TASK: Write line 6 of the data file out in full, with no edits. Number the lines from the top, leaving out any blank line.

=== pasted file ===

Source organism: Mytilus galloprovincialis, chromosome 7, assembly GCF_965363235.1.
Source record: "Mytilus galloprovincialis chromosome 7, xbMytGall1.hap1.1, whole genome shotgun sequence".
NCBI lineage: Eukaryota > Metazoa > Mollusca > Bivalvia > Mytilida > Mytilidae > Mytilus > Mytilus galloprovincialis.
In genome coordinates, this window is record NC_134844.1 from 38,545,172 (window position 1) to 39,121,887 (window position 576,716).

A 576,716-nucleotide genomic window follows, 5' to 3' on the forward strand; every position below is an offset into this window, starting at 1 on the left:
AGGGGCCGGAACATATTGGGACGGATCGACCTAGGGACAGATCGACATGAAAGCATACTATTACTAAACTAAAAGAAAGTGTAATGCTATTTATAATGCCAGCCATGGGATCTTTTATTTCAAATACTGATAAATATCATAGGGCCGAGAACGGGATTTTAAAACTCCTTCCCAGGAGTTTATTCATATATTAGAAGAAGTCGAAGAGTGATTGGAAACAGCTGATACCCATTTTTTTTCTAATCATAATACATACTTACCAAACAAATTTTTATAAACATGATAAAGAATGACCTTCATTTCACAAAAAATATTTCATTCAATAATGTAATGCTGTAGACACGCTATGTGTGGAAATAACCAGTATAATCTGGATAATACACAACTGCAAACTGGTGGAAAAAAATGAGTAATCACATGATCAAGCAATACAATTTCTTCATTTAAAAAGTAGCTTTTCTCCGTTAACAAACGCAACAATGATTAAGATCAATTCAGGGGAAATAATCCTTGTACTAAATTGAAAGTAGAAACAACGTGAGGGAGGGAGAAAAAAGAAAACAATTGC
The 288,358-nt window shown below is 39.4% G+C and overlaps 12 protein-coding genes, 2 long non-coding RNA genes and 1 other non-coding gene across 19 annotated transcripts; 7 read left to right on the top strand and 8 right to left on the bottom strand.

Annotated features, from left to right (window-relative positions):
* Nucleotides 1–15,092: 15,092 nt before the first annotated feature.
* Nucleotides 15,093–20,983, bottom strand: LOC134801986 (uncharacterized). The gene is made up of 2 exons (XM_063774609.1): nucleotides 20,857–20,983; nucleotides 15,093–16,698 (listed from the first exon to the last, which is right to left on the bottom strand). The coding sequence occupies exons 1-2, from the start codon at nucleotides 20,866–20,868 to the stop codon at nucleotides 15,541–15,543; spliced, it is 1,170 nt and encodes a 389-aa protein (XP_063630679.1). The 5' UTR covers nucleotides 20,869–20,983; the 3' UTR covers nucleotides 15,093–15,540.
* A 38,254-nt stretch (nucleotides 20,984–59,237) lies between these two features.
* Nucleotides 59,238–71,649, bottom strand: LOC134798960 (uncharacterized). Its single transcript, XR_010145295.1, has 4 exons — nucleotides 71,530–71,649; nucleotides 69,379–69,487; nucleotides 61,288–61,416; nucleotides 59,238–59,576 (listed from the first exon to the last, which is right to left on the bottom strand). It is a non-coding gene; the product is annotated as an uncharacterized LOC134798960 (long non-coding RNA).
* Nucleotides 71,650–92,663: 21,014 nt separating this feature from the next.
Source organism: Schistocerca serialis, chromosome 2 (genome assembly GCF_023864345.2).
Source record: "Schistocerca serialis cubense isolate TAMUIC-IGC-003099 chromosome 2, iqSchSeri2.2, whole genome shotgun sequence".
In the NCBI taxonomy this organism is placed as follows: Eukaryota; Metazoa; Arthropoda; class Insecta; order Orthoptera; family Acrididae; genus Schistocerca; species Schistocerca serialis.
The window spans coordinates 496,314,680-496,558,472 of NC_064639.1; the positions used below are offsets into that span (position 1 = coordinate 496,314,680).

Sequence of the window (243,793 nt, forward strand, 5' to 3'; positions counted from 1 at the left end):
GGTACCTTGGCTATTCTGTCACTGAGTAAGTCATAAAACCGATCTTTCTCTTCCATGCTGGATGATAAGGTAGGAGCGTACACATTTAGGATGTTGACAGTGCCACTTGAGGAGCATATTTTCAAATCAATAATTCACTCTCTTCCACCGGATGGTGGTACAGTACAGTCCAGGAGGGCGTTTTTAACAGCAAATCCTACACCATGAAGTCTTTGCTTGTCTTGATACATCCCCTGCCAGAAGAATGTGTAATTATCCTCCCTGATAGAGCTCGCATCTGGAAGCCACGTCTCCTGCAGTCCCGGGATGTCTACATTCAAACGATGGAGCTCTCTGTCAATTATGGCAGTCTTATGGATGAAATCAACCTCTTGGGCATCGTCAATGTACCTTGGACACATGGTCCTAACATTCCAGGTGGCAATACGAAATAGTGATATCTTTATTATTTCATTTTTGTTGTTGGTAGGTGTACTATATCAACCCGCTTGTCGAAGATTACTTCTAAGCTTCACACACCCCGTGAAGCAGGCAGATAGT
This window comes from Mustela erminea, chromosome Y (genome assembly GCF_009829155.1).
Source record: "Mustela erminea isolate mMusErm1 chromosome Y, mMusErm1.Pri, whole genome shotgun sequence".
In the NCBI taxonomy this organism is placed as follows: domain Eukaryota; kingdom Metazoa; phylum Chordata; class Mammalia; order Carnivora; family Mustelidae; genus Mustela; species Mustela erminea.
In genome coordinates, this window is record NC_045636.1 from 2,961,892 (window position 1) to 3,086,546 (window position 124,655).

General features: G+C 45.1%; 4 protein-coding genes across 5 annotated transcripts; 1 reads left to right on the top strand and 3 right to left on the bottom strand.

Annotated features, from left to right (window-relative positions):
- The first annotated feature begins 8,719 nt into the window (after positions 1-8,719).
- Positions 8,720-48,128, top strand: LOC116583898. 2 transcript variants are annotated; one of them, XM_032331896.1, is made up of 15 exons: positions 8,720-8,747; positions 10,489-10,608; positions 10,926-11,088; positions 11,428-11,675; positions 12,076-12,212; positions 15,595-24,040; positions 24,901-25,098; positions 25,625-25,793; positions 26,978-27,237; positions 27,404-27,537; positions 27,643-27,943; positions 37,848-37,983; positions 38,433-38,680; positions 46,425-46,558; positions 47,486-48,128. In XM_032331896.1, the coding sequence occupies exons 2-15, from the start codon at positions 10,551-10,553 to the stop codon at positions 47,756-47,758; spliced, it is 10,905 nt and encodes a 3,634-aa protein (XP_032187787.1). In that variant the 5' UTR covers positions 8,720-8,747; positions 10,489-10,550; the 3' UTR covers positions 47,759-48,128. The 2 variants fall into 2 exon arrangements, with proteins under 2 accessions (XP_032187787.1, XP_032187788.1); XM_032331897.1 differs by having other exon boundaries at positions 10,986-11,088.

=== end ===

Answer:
AGGGGCCGGAACATATTGGGACGGATCGACCTAGGGACAGATCGACATGAAAGCATACTATTACTAAACTAAAAGAAAGTGTAATGCTATTTATAATGCCAGCCATGGGATCTTTTATTTCAAATACTGATAAATATCATAGGGCCGAGAACGGGATTTTAAAACTCCTTCCCAGGAGTTTATTCATATATTAGAAGAAGTCGAAGAGTGATTGGAAACAGCTGATACCCATTTTTTTTCTAATCATAATACATACTTACCAAACAAATTTTTATAAACATGATAAAGAATGACCTTCATTTCACAAAAAATATTTCATTCAATAATGTAATGCTGTAGACACGCTATGTGTGGAAATAACCAGTATAATCTGGATAATACACAACTGCAAACTGGTGGAAAAAAATGAGTAATCACATGATCAAGCAATACAATTTCTTCATTTAAAAAGTAGCTTTTCTCCGTTAACAAACGCAACAATGATTAAGATCAATTCAGGGGAAATAATCCTTGTACTAAATTGAAAGTAGAAACAACGTGAGGGAGGGAGAAAAAAGAAAACAATTGC